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Long term vascular access service

Portacath insertion

A Portacath (also referred to as Port, Chemoport or Power Port) is an implanted central venous access device recommended for patients who need chemotherapy over several months. The main advantage the Portacath has over the other devices is that it is completely covered by your skin so you can shower, bathe or even swim with it in place.

It consists of two parts – an injection port (the portal), which is about the size of a ten pence piece, and a long flexible tube (the catheter). The portal is implanted under the skin in the upper chest and the catheter runs under the skin and enters either the large vein in the lower neck (internal jugular vein) or the vein under the collar bone (axillary vein).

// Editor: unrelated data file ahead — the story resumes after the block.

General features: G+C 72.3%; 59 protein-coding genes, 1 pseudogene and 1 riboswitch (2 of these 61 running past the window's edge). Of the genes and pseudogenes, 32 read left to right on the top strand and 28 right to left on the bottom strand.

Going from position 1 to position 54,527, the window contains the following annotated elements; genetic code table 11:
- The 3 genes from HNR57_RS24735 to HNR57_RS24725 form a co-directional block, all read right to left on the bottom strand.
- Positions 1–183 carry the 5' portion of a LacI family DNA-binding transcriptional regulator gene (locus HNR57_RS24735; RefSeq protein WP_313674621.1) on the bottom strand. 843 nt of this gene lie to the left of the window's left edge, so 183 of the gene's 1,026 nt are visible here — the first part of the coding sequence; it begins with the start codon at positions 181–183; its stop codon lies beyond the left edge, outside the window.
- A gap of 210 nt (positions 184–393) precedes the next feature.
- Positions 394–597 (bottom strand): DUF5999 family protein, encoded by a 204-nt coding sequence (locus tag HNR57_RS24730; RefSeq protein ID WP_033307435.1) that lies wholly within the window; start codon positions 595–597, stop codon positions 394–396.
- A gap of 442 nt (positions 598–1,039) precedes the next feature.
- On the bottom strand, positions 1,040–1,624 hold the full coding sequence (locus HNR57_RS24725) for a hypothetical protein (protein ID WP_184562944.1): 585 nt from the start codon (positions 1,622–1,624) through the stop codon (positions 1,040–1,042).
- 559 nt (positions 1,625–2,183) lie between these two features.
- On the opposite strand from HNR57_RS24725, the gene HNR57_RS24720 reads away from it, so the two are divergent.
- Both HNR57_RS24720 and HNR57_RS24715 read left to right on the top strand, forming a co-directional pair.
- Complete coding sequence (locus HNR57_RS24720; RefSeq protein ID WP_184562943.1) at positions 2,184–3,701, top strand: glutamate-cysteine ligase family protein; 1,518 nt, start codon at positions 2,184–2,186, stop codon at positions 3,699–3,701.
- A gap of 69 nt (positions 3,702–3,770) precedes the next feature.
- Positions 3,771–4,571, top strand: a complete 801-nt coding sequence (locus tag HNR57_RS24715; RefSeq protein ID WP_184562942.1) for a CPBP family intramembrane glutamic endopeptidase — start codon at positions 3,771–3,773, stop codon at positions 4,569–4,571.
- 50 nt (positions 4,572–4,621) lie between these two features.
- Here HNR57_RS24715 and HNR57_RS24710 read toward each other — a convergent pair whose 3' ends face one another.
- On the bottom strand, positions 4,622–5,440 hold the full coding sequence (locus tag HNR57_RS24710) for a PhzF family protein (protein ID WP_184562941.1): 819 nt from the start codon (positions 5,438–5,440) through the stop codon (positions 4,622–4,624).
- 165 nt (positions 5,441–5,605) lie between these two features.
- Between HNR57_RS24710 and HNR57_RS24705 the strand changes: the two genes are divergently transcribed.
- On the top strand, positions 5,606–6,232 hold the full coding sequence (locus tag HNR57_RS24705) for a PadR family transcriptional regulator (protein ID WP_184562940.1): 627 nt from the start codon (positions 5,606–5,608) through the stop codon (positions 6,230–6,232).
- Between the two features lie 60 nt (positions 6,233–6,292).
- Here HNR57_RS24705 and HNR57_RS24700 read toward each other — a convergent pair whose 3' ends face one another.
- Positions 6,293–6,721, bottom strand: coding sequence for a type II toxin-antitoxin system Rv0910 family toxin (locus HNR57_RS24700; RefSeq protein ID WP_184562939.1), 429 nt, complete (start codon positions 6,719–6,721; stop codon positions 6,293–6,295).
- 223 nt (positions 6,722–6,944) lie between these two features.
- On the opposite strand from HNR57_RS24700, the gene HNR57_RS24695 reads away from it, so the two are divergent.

The portal has a septum made of a special self-sealing silicone which can be punctured many hundreds of times so the port can be used for years, if necessary.

How is the Portacath used?

The skin over the Portacath is sterilised and the port is accessed by puncturing the overlying skin with a special needle (Huber needle). If necessary, anaesthetic cream can be applied to the skin beforehand to make this more comfortable.

The Huber needle is designed so that it will not damage the silicone septum. Blood is drawn back to check that the port is functioning normally and then it is flushed with saline before treatment can begin. After each use, the Portacath is flushed with saline to prevent any clots from forming. The needle is then removed from the port just leaving a pinprick mark on the skin.

How is the Portacath inserted?

The procedure is performed under local anaesthetic and intravenous sedation in either the Oncology Theatre or Interventional Radiology suite at Maidstone Hospital or the Interventional Radiology suite at Tunbridge Wells Hospital by a highly trained doctor (either a Consultant Anaesthetist or Interventional Radiologist). They will examine the veins using an ultrasound machine to check their position and suitability and then insert a flexible wire into the vein.

X-rays are used to check the final position of the port ensuring that the tip of the catheter lies in the large vein just outside the heart.